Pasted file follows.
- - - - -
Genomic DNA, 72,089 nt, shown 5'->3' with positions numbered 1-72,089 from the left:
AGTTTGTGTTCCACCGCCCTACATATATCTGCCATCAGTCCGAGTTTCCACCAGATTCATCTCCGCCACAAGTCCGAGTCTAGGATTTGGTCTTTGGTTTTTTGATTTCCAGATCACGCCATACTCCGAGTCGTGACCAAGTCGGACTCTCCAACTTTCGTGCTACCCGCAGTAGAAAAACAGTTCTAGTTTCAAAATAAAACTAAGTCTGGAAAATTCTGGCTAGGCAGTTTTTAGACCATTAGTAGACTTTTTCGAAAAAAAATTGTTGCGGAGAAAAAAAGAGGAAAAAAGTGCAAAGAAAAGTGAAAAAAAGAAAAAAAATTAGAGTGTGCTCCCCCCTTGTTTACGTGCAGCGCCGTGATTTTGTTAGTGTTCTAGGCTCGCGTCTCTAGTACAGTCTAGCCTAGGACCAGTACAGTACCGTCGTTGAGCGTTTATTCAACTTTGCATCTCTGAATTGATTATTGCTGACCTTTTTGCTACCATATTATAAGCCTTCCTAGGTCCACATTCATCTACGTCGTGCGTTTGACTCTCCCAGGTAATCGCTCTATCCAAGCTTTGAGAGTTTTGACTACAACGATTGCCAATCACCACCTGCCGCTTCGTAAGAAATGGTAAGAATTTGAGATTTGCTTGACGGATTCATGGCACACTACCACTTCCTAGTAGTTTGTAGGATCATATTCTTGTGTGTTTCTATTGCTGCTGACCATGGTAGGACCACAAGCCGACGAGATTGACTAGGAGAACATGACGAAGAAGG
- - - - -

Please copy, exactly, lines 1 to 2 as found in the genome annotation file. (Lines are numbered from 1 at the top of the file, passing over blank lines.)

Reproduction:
Genomic DNA, 72,089 nt, shown 5'->3' with positions numbered 1-72,089 from the left:
AGTTTGTGTTCCACCGCCCTACATATATCTGCCATCAGTCCGAGTTTCCACCAGATTCATCTCCGCCACAAGTCCGAGTCTAGGATTTGGTCTTTGGTTTTTTGATTTCCAGATCACGCCATACTCCGAGTCGTGACCAAGTCGGACTCTCCAACTTTCGTGCTACCCGCAGTAGAAAAACAGTTCTAGTTTCAAAATAAAACTAAGTCTGGAAAATTCTGGCTAGGCAGTTTTTAGACCATTAGTAGACTTTTTCGAAAAAAAATTGTTGCGGAGAAAAAAAGAGGAAAAAAGTGCAAAGAAAAGTGAAAAAAAGAAAAAAAATTAGAGTGTGCTCCCCCCTTGTTTACGTGCAGCGCCGTGATTTTGTTAGTGTTCTAGGCTCGCGTCTCTAGTACAGTCTAGCCTAGGACCAGTACAGTACCGTCGTTGAGCGTTTATTCAACTTTGCATCTCTGAATTGATTATTGCTGACCTTTTTGCTACCATATTATAAGCCTTCCTAGGTCCACATTCATCTACGTCGTGCGTTTGACTCTCCCAGGTAATCGCTCTATCCAAGCTTTGAGAGTTTTGACTACAACGATTGCCAATCACCACCTGCCGCTTCGTAAGAAATGGTAAGAATTTGAGATTTGCTTGACGGATTCATGGCACACTACCACTTCCTAGTAGTTTGTAGGATCATATTCTTGTGTGTTTCTATTGCTGCTGACCATGGTAGGACCACAAGCCGACGAGATTGACTAGGAGAACATGACGAAGAAGG